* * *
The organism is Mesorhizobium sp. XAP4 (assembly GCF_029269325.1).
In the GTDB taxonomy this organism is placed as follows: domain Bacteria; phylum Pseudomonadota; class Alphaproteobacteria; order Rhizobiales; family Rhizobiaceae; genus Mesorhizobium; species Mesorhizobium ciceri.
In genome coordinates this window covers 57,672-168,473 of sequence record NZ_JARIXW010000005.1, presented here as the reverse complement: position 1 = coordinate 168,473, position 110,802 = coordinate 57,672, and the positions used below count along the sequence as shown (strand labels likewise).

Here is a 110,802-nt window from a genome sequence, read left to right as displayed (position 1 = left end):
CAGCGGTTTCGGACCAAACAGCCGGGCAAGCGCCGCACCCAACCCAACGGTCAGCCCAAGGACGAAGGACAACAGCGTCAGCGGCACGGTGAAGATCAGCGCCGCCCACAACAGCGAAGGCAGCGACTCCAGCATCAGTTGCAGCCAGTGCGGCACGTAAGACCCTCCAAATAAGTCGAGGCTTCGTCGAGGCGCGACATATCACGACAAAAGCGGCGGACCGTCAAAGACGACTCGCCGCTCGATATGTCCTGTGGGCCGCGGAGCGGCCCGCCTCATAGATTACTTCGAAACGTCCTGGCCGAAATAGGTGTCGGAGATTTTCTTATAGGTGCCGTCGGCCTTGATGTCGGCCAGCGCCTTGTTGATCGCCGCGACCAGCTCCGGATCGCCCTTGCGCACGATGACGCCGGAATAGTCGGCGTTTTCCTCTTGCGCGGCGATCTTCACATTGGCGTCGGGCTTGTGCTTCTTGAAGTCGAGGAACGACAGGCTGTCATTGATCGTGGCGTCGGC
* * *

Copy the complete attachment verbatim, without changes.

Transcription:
The organism is Mesorhizobium sp. XAP4 (assembly GCF_029269325.1).
In the GTDB taxonomy this organism is placed as follows: domain Bacteria; phylum Pseudomonadota; class Alphaproteobacteria; order Rhizobiales; family Rhizobiaceae; genus Mesorhizobium; species Mesorhizobium ciceri.
In genome coordinates this window covers 57,672-168,473 of sequence record NZ_JARIXW010000005.1, presented here as the reverse complement: position 1 = coordinate 168,473, position 110,802 = coordinate 57,672, and the positions used below count along the sequence as shown (strand labels likewise).

Here is a 110,802-nt window from a genome sequence, read left to right as displayed (position 1 = left end):
CAGCGGTTTCGGACCAAACAGCCGGGCAAGCGCCGCACCCAACCCAACGGTCAGCCCAAGGACGAAGGACAACAGCGTCAGCGGCACGGTGAAGATCAGCGCCGCCCACAACAGCGAAGGCAGCGACTCCAGCATCAGTTGCAGCCAGTGCGGCACGTAAGACCCTCCAAATAAGTCGAGGCTTCGTCGAGGCGCGACATATCACGACAAAAGCGGCGGACCGTCAAAGACGACTCGCCGCTCGATATGTCCTGTGGGCCGCGGAGCGGCCCGCCTCATAGATTACTTCGAAACGTCCTGGCCGAAATAGGTGTCGGAGATTTTCTTATAGGTGCCGTCGGCCTTGATGTCGGCCAGCGCCTTGTTGATCGCCGCGACCAGCTCCGGATCGCCCTTGCGCACGATGACGCCGGAATAGTCGGCGTTTTCCTCTTGCGCGGCGATCTTCACATTGGCGTCGGGCTTGTGCTTCTTGAAGTCGAGGAACGACAGGCTGTCATTGATCGTGGCGTCGGC